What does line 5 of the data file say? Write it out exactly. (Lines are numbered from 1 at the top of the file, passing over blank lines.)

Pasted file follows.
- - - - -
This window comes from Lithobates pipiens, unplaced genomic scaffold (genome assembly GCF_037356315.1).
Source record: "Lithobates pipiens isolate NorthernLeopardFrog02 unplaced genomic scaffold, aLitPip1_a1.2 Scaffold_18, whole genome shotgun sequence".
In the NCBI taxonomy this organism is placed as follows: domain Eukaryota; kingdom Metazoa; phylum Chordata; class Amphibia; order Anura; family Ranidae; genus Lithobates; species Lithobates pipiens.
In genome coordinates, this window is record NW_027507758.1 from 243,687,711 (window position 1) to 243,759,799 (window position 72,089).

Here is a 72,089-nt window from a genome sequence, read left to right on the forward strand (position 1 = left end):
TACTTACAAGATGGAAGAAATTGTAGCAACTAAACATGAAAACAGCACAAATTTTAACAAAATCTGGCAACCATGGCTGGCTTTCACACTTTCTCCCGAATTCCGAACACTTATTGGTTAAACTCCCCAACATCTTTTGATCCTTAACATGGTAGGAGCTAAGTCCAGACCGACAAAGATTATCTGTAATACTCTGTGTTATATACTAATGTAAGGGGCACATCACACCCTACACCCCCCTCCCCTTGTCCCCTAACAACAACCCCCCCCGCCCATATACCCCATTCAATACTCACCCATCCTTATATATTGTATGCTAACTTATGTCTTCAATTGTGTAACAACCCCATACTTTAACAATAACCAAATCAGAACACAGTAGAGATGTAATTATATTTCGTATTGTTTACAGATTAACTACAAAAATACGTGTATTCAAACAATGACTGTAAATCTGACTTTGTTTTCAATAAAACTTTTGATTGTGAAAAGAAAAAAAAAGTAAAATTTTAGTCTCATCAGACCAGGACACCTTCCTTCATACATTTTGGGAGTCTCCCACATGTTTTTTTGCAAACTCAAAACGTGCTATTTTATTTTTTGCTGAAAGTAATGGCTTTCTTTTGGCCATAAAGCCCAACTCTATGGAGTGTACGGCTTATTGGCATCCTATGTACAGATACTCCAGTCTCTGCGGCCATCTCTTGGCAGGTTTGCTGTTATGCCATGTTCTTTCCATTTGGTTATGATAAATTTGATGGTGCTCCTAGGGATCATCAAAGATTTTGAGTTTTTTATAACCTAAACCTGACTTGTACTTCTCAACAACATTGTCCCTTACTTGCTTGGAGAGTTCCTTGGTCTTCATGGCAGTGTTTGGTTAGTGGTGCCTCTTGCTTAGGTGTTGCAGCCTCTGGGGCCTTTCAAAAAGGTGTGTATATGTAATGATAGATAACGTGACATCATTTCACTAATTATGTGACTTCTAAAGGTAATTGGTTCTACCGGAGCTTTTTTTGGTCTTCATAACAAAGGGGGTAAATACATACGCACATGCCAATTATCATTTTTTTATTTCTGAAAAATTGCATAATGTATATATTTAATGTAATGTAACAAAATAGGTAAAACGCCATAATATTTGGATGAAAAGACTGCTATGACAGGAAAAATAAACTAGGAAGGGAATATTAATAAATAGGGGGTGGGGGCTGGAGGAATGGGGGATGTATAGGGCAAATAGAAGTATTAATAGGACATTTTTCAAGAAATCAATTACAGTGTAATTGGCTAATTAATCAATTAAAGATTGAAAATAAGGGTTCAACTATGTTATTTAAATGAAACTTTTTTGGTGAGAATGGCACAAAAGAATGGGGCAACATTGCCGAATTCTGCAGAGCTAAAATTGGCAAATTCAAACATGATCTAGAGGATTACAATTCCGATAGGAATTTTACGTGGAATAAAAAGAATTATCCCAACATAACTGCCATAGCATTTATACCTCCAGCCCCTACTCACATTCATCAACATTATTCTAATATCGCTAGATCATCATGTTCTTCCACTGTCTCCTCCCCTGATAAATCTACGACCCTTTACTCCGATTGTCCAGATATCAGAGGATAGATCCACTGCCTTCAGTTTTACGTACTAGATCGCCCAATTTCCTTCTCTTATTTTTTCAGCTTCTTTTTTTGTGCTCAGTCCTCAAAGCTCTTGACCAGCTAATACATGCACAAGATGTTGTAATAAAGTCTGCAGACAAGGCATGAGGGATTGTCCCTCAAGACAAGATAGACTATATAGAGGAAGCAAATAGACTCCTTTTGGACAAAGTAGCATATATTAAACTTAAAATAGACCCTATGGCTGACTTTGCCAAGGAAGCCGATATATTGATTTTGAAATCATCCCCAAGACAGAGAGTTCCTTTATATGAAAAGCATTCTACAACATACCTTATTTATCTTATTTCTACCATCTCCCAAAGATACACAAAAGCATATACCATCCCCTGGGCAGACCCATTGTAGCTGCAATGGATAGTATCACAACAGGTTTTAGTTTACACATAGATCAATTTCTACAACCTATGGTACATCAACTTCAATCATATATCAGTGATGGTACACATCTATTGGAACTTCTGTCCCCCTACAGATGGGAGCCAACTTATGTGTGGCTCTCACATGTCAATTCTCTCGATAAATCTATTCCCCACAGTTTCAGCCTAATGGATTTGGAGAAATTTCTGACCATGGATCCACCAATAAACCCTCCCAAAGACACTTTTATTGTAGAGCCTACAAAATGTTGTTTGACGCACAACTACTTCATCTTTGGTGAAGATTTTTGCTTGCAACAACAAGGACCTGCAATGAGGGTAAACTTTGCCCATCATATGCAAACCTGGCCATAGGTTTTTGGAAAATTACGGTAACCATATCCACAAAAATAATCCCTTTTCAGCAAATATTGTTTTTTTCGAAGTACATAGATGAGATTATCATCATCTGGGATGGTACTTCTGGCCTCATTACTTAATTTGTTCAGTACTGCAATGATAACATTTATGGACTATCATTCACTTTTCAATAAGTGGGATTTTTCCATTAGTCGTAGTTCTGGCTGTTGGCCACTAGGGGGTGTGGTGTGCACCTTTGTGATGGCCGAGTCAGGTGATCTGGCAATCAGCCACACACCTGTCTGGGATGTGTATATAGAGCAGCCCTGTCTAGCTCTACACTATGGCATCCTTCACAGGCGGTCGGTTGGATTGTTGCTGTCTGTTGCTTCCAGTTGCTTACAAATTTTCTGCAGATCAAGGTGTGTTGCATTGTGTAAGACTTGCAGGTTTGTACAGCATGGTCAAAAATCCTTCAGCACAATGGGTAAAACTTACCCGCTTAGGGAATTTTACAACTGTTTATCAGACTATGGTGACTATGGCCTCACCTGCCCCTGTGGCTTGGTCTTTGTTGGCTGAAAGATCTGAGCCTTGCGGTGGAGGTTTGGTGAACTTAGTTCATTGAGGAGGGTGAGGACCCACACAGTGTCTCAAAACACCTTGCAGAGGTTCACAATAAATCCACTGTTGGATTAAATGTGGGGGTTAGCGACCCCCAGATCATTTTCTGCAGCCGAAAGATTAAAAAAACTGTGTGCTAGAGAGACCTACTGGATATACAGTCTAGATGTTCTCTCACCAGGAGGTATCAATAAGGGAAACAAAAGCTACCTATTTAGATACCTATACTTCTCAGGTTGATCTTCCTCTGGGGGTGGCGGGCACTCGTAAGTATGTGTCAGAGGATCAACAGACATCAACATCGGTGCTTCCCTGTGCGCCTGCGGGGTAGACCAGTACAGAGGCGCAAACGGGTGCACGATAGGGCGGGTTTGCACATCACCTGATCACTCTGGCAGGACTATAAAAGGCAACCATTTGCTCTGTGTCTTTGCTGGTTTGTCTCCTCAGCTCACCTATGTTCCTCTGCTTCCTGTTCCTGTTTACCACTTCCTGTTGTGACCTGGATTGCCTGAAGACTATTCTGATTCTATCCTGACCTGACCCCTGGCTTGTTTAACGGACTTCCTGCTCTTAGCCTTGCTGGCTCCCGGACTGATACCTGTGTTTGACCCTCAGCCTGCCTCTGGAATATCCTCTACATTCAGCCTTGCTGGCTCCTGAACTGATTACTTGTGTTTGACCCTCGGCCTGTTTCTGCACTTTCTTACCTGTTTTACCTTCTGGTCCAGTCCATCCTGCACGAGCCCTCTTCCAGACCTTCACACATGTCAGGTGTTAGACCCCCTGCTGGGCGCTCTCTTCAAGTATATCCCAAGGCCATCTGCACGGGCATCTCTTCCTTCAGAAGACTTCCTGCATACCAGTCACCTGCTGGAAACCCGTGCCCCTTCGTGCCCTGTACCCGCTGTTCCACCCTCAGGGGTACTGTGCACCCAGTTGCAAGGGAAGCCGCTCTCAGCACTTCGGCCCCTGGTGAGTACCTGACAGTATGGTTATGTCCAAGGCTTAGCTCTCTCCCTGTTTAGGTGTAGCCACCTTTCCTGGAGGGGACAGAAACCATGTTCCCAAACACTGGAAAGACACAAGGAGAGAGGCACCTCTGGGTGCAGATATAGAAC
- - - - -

Here is a 72,089-nt window from a genome sequence, read left to right on the forward strand (position 1 = left end):